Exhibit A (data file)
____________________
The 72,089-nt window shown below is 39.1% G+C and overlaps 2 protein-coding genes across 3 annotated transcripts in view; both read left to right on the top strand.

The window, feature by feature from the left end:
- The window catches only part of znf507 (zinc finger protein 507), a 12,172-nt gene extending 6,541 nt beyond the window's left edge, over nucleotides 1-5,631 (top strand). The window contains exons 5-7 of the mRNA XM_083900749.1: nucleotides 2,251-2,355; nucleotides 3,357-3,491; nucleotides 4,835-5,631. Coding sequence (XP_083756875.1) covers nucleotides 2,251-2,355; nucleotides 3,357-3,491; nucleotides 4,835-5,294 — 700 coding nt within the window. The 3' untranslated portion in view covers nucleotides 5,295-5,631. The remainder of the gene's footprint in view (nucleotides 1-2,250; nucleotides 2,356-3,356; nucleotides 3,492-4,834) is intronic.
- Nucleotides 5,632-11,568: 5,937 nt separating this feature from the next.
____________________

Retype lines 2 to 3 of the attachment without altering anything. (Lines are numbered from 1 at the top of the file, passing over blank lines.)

The window, feature by feature from the left end:
- The window catches only part of znf507 (zinc finger protein 507), a 12,172-nt gene extending 6,541 nt beyond the window's left edge, over nucleotides 1-5,631 (top strand). The window contains exons 5-7 of the mRNA XM_083900749.1: nucleotides 2,251-2,355; nucleotides 3,357-3,491; nucleotides 4,835-5,631. Coding sequence (XP_083756875.1) covers nucleotides 2,251-2,355; nucleotides 3,357-3,491; nucleotides 4,835-5,294 — 700 coding nt within the window. The 3' untranslated portion in view covers nucleotides 5,295-5,631. The remainder of the gene's footprint in view (nucleotides 1-2,250; nucleotides 2,356-3,356; nucleotides 3,492-4,834) is intronic.